Together in a hostile environment, John Conroy’s relationship with the Duchess was very close, with him serving as her comptroller and private secretary for the next nineteen years, as well as holding the unofficial roles of public relations officer, counsellor, confidant and political agent.
While it is not clear which of the two was more responsible for devising the Kensington System, it was created to govern young Victoria’s upbringing. The goal they both had was for the Duchess to be appointed regent upon Victoria’s ascension which they assumed would take place prior to her turning eighteen. Once established as recent the Duchess would have Conroy created Victoria’s private secretary and given a peerage. This would established Conroy as the true power behind the throne.
The Duchess and Conroy continued to be unpopular with the royal family and, in 1829, the Duke of Cumberland spread rumours that they were lovers in an attempt to discredit them. The Duke of Clarence referred to Conroy as “King John”, while the Duchess of Clarence wrote to the Duchess of Kent to advise that she was increasingly isolating herself from the royal family and that she must not grant Conroy too much power.
Victoria was raised under the “Kensington System” and the extremely protective Duchess of Kent kept her daughter largely isolated from other children. The system prevented the princess from meeting people whom her mother and Conroy deemed undesirable (including most of Britain’s Royal Family), and was designed to keep her weak and dependent upon them.
The Duchess avoided the court because she was scandalised by the presence of King William IV’s illegitimate children, and perhaps prompted the emergence of Victorian morality by insisting that her daughter avoid any appearance of sexual impropriety. Victoria shared a bedroom with her mother every night, studied with private tutors to a regular timetable, and spent her play-hours with her dolls and her King Charles Spaniel, Dash.
Due to Conroy’s continual influence, the relationship between the Duchess’s household and King William IV increasingly soured, with the Duchess regarding the King as an oversexed oaf. As far as she dared, the Duchess denied the King access to his niece. She prevented her daughter from attending William’s coronation out of a disagreement of precedence, a decision attributed by the Duke of Wellington to Conroy.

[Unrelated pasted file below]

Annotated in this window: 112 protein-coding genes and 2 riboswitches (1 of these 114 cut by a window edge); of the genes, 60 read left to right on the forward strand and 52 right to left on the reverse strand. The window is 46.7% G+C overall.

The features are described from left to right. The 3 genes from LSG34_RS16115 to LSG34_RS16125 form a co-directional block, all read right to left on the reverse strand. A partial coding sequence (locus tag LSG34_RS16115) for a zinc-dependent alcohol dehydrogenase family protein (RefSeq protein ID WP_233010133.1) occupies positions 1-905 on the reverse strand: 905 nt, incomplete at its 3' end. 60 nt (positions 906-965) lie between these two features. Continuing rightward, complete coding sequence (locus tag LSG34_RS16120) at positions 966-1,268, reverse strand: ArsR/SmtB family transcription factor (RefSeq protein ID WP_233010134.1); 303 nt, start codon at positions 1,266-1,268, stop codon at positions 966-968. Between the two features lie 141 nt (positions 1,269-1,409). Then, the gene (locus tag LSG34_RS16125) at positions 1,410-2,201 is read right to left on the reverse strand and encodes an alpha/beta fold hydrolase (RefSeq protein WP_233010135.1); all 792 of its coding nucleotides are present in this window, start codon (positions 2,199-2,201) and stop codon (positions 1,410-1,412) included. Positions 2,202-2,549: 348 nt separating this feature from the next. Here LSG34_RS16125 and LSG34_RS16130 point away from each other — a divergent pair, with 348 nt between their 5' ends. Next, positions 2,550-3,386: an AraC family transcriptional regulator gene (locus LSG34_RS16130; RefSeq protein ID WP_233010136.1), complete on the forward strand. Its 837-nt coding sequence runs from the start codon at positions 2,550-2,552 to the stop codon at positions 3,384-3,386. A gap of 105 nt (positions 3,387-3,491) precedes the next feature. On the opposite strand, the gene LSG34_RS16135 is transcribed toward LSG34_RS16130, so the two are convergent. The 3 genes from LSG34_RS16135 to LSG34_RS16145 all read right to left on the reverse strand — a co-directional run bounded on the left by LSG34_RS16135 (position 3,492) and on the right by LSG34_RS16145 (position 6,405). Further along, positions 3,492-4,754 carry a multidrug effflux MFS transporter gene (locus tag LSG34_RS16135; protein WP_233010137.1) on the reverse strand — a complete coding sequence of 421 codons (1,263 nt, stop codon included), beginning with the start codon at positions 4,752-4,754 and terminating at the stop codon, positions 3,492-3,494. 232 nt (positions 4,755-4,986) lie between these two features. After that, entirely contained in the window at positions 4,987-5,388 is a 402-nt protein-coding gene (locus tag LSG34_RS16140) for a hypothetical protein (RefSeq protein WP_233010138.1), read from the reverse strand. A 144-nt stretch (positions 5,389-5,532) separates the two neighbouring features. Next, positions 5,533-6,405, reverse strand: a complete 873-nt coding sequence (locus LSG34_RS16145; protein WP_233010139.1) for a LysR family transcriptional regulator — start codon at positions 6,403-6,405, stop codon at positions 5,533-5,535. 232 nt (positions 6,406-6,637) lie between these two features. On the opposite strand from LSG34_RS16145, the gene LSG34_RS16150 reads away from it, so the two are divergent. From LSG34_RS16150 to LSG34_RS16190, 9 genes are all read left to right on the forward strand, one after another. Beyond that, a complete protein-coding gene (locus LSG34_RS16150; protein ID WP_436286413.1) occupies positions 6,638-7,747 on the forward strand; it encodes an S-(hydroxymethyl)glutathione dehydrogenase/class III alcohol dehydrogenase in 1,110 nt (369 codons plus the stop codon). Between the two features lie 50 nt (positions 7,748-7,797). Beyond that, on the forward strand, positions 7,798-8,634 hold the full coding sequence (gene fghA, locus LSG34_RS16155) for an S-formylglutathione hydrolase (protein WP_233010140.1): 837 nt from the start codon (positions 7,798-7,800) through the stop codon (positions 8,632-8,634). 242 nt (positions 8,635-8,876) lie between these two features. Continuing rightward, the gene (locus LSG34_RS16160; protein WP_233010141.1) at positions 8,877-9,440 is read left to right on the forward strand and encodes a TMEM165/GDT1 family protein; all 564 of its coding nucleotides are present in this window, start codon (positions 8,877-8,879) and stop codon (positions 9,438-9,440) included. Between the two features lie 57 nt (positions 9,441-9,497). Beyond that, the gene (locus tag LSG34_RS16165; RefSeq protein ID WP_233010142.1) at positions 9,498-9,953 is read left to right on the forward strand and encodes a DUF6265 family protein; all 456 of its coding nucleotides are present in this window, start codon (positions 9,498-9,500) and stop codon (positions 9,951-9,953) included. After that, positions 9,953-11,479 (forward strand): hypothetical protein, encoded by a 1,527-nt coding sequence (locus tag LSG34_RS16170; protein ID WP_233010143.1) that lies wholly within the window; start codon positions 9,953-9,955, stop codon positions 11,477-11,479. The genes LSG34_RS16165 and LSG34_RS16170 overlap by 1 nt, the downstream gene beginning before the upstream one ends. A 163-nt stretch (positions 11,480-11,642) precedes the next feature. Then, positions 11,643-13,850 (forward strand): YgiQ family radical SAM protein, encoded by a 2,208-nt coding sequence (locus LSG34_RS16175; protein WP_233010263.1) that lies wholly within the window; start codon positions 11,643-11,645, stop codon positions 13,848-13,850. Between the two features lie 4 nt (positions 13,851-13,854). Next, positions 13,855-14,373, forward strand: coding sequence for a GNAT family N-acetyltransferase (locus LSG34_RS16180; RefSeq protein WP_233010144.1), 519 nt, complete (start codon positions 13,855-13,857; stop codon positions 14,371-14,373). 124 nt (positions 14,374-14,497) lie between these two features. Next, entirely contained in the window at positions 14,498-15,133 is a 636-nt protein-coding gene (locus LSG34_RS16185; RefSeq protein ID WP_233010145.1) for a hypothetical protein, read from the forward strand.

In 1831, the year of William’s coronation, Conroy and the Duchess embarked on a series of royal tours with Victoria to expose her to the people and solidify their status as potential joint regents. Their efforts were ultimately successful and, in November 1831, it was declared that the Duchess would be sole regent in the event of Victoria’s youthful accession to the crown.The Duchess further offended the King by taking rooms in Kensington Palace without the King’s permission. These were rooms that the King had reserved for himself.
Both before and during William’s reign, she snubbed his illegitimate children, the FitzClarences. Both the King and his wife Queen Adelaide were fond of their niece, Princess Victoria of Kent. Their attempts to forge a close relationship with the girl were frustrated by the conflict between the King and the Duchess of Kent.
The King, angered at what he took to be disrespect from the Duchess to his wife, took the opportunity at what proved to be his final birthday banquet in August 1836 to settle the score. Speaking to those assembled at the banquet, who included the Duchess and Princess Victoria, William expressed his hope that he would survive until Princess Victoria was 18 so that the Duchess of Kent would never be regent.
He said,”I trust to God that my life may be spared for nine months longer … I should then have the satisfaction of leaving the exercise of the Royal authority to the personal authority of that young lady, heiress presumptive to the Crown, and not in the hands of a person now near me, who is surrounded by evil advisers and is herself incompetent to act with propriety in the situation in which she would be placed.”
The breach between the Duchess and the King and Queen was never fully healed, but Victoria always viewed both of them with kindness.